Monday, November 19, 2012

How to have a safe holiday

November 15, 2012
     The holiday season is upon us again, which means many of us are scrambling to decorate and tidy our homes for get-togethers with families and friends for holiday celebrations. It also means more cooking, home decorating, entertaining, and an increased risk of fire due to heating equipment. According to the National Fire Protection Association (NFPA):
·         U.S. fire departments responded to an estimated annual average of 240 home structure fires that began with Christmas trees in 2005-2009. These fires caused an annual average of 13 civilian fire deaths, 27 civilian fire injuries and $16.7 million in direct property damage.

·         On average, one of every 18 reported home Christmas tree fires resulted in a death, compared to an average of one death per 141 total reported home fires.
·         Forty-two percent of home Christmas tree structure fires occurred on the twelve days from December 23 through January 3.
·         During 2005-2009, an estimated 12,860 home structure fires started by candles were reported to local fire departments. These fires resulted in an estimated 136 civilian deaths, 1,041 civilian injuries and an estimated direct property loss of $471 million.
      --Two of every five reported home fires start in the kitchen - more than any other place in the home.
      -- Half of all home heating fires occurred in December, January and February in 2005-2009.
·         Holiday or other decorative lights with line voltage were involved in an average of 150 home structure fires per year, resulting in an average of 8 civilian deaths, 14 civilian injuries, and $8.5 million in direct property damage.
     The York County Department of Fire and Life Safety would like to help every household be prepared and safe during this winter holiday season. To assist you in protecting your family and property, please consider following a few simple tips which we hope will help to ensure a happy and fire-safe holiday season while reducing your chances of becoming a holiday fire casualty:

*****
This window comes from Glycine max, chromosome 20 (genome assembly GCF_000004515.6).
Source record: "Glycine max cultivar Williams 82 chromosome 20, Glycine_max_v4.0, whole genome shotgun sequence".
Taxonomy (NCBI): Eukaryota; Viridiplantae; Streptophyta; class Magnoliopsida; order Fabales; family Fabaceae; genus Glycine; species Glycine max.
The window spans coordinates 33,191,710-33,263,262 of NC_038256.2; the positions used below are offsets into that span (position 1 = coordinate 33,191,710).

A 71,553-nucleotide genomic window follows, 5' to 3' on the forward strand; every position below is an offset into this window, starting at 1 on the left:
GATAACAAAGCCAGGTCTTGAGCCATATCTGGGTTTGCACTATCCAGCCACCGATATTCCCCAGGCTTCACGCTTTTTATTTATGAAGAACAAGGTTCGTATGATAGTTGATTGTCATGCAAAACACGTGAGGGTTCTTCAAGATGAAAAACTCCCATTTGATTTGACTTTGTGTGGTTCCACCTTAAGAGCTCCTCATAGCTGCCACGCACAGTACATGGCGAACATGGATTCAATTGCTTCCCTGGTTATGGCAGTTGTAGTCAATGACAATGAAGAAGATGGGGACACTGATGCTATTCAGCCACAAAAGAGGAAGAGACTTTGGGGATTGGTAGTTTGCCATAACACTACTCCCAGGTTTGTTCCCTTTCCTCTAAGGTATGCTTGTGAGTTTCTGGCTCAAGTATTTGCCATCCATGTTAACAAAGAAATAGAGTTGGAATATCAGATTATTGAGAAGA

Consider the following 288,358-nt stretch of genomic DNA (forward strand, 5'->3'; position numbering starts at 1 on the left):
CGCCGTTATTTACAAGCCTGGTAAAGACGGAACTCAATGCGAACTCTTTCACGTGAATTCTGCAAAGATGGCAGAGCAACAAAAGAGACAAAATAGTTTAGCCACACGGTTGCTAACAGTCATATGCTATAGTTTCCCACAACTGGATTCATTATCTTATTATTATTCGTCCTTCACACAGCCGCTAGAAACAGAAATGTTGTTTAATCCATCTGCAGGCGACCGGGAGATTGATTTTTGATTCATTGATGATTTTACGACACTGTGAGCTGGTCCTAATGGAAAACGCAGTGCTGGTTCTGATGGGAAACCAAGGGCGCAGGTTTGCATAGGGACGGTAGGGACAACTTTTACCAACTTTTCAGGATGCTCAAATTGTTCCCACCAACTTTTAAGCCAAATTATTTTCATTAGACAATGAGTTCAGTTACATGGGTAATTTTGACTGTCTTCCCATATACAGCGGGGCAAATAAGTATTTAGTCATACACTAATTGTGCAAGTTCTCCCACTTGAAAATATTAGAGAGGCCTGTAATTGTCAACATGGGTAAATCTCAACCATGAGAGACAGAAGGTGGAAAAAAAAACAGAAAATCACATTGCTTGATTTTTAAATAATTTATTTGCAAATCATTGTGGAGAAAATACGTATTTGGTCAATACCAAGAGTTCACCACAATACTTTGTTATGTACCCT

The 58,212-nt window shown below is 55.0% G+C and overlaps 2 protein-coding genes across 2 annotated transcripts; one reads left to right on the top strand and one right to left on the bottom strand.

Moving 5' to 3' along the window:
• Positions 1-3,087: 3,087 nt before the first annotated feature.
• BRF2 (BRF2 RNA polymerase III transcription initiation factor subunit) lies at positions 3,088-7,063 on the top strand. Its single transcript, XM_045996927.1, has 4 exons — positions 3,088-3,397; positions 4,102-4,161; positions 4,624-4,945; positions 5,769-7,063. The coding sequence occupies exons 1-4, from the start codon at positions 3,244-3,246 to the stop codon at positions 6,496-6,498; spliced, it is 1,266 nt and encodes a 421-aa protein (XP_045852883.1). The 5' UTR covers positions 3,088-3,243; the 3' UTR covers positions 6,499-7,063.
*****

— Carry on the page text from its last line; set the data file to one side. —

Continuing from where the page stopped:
Preventing Christmas Tree Fires
--Selecting a tree for the holiday 
     Needles on fresh trees should be green and hard to pull back from the branches, an the needle should not break if the tree has been freshly cut.  The trunk should be sticky to the touch.  Old trees can be identified by bouncing the tree trunk on the ground.  If many needles fall off, the tree has been cut too long, has probably dried out, and is a fire hazard.
--Caring for your tree
     Do not place your tree close to fireplaces or heat vents.  The heat will dry out the tree, causing it to be more easily ignited by heat, flame or sparks.  Be careful not to drop or flick cigarette ashes near a tree.  Do not put your live tree up too early or leave it up for longer than two weeks.  Keep the tree stand filled with water at all times. 
--Disposing of your tree
     Never put tree branches or needles in a fireplace or wood burning tove.  When the tree becomes dry, discard it promptly.  The best way to dispose of your tree is by taking it to a recycling center or having it hauled away by a community pick-up service.
Holiday Lights
--Maintain your holiday lights